Author: Martin Holman

Martin Holman is a British writer and former Florence resident who often returns to Italy. He is a regular contributor to Art Monthly and the Burlington Magazine.
November 18, 2021

Exhibition review: Jeff Koons. Shine at Palazzo Strozzi

In an interview a few years ago Jeff Koons insisted that “I’ve made what The Beatles would have made if they had made sculpture”. While that claim will not help us understand The Beatles, it does much to explain Koons. As the major exhibition of his sculpture and painting at Palazzo Strozzi shows, he is […]
October 30, 2019

The father and son who left their mark

Florence is famous as an epicentre of artistic revolution and the Renaissance is justifiably the best known. Even in the last century, the city contributed a cultural tremor when the Futurists gathered at literary coffeehouse Le Giubbe Rosse.             Less famous and less rancorous were the painters who, 150 years […]
September 30, 2019

Natalia Goncharova at Palazzo Strozzi: exhibition review

“This woman drags the whole of Moscow and the whole of St Petersburg behind her; they don’t just imitate her work, they imitate even her personality.” Praise of that stature is rare for an artist at any time. But these words of Sergei Diaghilev, the great ballet impresario, were spoken in 1913 and they acknowledged […]
September 19, 2019

Ping! Who’s there?

Ian Kiaer is a British artist who has exhibited throughout Europe and North America. In 2009, he was accorded a one-man show at Turin’s prestigious GAM, Galleria Civica d’Arte Moderna, and last year one leading public venue in Paris invited him to show. His next stop will be Germany, but until late September he has […]
July 17, 2019

Art beneath an arched brow

Ralph Rugoff, the US curator behind the centrepiece exhibition at this year’s Venice Biennale, believes in the potential of art. “An exhibition,” he declares, “should open people’s eyes to previously unconsidered ways of being in the world and thus change their view of that world.” To that end, he has brought together 83 artists from […]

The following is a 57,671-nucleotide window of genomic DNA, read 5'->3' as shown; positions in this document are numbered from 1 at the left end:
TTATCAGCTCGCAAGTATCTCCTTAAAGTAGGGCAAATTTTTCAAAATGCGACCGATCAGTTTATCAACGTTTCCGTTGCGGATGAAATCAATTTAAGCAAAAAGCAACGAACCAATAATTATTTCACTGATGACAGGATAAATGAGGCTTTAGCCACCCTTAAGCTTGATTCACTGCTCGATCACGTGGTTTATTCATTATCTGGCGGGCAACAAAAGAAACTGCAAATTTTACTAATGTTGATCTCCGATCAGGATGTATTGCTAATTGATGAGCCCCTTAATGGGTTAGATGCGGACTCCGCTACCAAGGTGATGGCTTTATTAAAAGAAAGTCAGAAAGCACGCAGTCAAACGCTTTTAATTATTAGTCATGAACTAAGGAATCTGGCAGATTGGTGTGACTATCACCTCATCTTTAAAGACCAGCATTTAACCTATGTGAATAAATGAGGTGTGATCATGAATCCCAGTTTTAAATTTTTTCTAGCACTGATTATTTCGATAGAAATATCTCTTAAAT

October 4, 2018

Abramović: the artist who made a Hell’s Angel weep

The single constant presence in the work of Marina Abramović is the figure of the artist herself. For more than 40 years, her body has been exposed to an alarming range of shocks, challenges and hazards. “I test the limits of myself in order to transform myself,” she explains and at Palazzo Strozzi, in a […]
December 8, 2017

The Radical Renaissance

As well as the calamitous flood, late 1966 saw the emergence of ground-breaking ideas about architecture in Florence. The spirit of collaboration that lifted the city’s treasures out of the disaster also released outstanding creativity from young architects and designers. They worked collectively in groups and Florence became the centre of their radical activities—“radical” because […]
May 31, 2017

Has the Venice Biennale missed the point?

Standing at over 20 metres and with its gilded surface, The Golden Tower by the American conceptual artist James Lee Byars is hard to miss. Until November 26, this elegant column rises with simple perfection from the pavement of Campo San Vio as if to connect the teeming streets around the Grand Canal in Venice—and […]
March 30, 2017

“I think in images”

Although Bill Viola’s installations employ innovative sophisticated video and computer equipment, the great themes he explores are ancient and universal. What’s more, during the past two decades, this internationally acclaimed American has established himself as one of the few contemporary artists to break through to mainstream audiences. While his electronic medium is cutting edge and […]
January 12, 2017

When Rauschenberg reached the depths

As an artist, Robert Rauschenberg’s radical objective was to operate “in the gap between art and life”. His work crossed boundaries and a major retrospective at London’s Tate Modern (touring to New York and San Francisco) confirms that, although he died in 2008, this innovative figure remains a strong influence, especially on young artists. But […]